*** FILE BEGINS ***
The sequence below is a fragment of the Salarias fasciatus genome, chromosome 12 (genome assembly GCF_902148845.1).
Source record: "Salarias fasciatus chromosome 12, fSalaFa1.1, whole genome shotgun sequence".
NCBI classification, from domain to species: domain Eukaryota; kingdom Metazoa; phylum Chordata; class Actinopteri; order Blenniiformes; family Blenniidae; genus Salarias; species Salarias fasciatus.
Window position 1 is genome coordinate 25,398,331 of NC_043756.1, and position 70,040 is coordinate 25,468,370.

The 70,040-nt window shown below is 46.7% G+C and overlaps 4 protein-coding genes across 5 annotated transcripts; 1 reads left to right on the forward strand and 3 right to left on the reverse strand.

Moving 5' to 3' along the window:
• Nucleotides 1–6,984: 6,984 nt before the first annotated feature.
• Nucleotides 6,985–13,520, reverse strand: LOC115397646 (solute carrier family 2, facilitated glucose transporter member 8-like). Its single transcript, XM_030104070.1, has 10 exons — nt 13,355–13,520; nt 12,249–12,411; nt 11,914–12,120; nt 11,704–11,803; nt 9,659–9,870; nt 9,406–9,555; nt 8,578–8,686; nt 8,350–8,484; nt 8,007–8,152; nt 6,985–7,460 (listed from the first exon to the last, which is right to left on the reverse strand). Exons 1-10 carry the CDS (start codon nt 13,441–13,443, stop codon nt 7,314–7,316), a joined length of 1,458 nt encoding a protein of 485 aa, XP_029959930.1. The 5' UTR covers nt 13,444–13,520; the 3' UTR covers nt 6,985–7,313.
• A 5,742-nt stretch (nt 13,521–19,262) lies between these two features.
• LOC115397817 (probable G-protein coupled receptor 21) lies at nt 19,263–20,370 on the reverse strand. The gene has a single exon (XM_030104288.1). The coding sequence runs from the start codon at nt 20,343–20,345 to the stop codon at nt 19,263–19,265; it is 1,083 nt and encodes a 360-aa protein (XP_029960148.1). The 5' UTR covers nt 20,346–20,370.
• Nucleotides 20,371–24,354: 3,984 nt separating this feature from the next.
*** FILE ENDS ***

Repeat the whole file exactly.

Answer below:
The sequence below is a fragment of the Salarias fasciatus genome, chromosome 12 (genome assembly GCF_902148845.1).
Source record: "Salarias fasciatus chromosome 12, fSalaFa1.1, whole genome shotgun sequence".
NCBI classification, from domain to species: domain Eukaryota; kingdom Metazoa; phylum Chordata; class Actinopteri; order Blenniiformes; family Blenniidae; genus Salarias; species Salarias fasciatus.
Window position 1 is genome coordinate 25,398,331 of NC_043756.1, and position 70,040 is coordinate 25,468,370.

The 70,040-nt window shown below is 46.7% G+C and overlaps 4 protein-coding genes across 5 annotated transcripts; 1 reads left to right on the forward strand and 3 right to left on the reverse strand.

Moving 5' to 3' along the window:
• Nucleotides 1–6,984: 6,984 nt before the first annotated feature.
• Nucleotides 6,985–13,520, reverse strand: LOC115397646 (solute carrier family 2, facilitated glucose transporter member 8-like). Its single transcript, XM_030104070.1, has 10 exons — nt 13,355–13,520; nt 12,249–12,411; nt 11,914–12,120; nt 11,704–11,803; nt 9,659–9,870; nt 9,406–9,555; nt 8,578–8,686; nt 8,350–8,484; nt 8,007–8,152; nt 6,985–7,460 (listed from the first exon to the last, which is right to left on the reverse strand). Exons 1-10 carry the CDS (start codon nt 13,441–13,443, stop codon nt 7,314–7,316), a joined length of 1,458 nt encoding a protein of 485 aa, XP_029959930.1. The 5' UTR covers nt 13,444–13,520; the 3' UTR covers nt 6,985–7,313.
• A 5,742-nt stretch (nt 13,521–19,262) lies between these two features.
• LOC115397817 (probable G-protein coupled receptor 21) lies at nt 19,263–20,370 on the reverse strand. The gene has a single exon (XM_030104288.1). The coding sequence runs from the start codon at nt 20,343–20,345 to the stop codon at nt 19,263–19,265; it is 1,083 nt and encodes a 360-aa protein (XP_029960148.1). The 5' UTR covers nt 20,346–20,370.
• Nucleotides 20,371–24,354: 3,984 nt separating this feature from the next.